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Scientists and Society

Some Eugenic Ideas in Darwin, The Descent of Man,

1st ed., 1871 / 2nd ed., 1874.

I have already discussed Darwin's position with respect to Galton's Eugenics, in my 1996 book (see abstract) and 1998 paper (Darwinism and Ethics). And here are some of the most important passages in The Descent of Man.

Natural Selection as affecting civilized nations. ... But some remarks on the action of Natural Selection on civilized nations may be worth adding. This subject has been ably discussed by Mr W.R.Greg, and previously by Mr Wallace and Mr Galton. Most of my remarks are taken from these three authors. With savages, the weak in body or mind are soon eliminated; and those that survive commonly exhibit a vigorous state of health. We civilized men, on the other hand, do our utmost to check the process of elimination; we build asylums for the imbecile, the mained, and the sick; we institute poor-laws; and our medical men exert their utmost skill to save the life of every one to the last moment. There is reason to believe that vaccination has preserved thousands, who from a weak constitution would formerly have succumbed to small-pox. Thus the weak members of civilized societies propagate their kind. No one who has attended to the breeding of domestic animals will doubt that this must be highly injurious to the race of man. It is surprising how soon a want of care, or care wrongly directed, leads to the degeneration of a domestic race; but excepting in the case of man himself, hardly any one is so ignorant as to allow his worst animals to breed. (133-4/138-9; first page numbers to the 1st ed., second to the 2nd ed.)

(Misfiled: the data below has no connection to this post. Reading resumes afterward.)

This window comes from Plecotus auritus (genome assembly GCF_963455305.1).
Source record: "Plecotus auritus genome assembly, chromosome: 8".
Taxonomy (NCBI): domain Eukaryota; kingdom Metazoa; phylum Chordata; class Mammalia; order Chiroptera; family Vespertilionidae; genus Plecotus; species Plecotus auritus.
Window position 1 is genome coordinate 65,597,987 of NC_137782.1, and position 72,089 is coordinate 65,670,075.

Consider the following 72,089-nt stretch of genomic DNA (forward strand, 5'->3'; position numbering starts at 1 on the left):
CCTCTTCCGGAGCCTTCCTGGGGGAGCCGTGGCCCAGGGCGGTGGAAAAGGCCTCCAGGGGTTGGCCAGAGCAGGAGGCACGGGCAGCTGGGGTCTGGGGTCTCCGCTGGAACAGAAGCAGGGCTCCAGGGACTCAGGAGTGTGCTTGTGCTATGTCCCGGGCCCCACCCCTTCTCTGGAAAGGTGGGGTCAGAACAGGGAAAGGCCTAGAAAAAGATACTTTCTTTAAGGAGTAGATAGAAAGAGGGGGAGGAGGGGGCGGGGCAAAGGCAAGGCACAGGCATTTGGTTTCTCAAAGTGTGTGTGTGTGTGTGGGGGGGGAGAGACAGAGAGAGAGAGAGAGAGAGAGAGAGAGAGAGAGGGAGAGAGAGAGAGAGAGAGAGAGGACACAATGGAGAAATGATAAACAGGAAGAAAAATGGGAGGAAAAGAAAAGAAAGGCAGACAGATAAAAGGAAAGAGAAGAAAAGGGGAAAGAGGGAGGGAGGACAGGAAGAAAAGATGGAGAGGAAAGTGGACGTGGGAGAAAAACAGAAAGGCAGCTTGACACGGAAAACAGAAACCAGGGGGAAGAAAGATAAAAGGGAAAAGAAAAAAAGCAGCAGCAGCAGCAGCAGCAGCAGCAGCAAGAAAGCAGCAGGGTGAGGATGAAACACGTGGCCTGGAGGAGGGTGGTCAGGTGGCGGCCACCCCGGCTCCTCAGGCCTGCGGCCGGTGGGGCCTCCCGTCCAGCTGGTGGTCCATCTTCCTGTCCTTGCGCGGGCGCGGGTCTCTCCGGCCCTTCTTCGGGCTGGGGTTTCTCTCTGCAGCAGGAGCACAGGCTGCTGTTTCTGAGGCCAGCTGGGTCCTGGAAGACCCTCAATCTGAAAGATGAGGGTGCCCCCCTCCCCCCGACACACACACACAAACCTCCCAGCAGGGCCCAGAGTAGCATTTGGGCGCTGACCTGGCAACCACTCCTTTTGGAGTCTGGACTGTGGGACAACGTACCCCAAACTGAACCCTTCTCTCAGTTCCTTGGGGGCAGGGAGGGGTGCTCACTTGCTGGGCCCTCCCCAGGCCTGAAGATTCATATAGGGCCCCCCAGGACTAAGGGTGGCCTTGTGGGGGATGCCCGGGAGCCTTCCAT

The surgeon may harden himself whilst performing an operation, for he knows that he is acting for the good of his patient; but if we were intentionally to neglect the weak and helpless, it could only be for a contingent benefit, with an overwhelming present evil. We must therefore bear the undoubtedly bad effects of the weak surviving and propagating their kind; ... (134/139)

Great lawgivers, the founders of beneficent religions, great philosophers and discoverers in science, aid the progress of mankind in a far higher degree by their works than by leaving a numerous progeny. In the case of corporeal structures, it is the selection of the slightly better-endowed and the elimination of the slightly less well-endowed individuals, and not the preservation of strongly-marked and rare anomalies, that leads to the advancement of a species. So it will be with the intellectual faculties, since the somewhat abler men in each grade of society succeed rather better than the less able, and consequently increase in number, if not otherwise prevented. When in any nation the standard of intellect and the number of intellectual men have increased, we may expect from the law of deviation from an average, that prodigies of genius will, as shown by Mr Galton, appear somewhat more frequently than before. (136-7/141-2)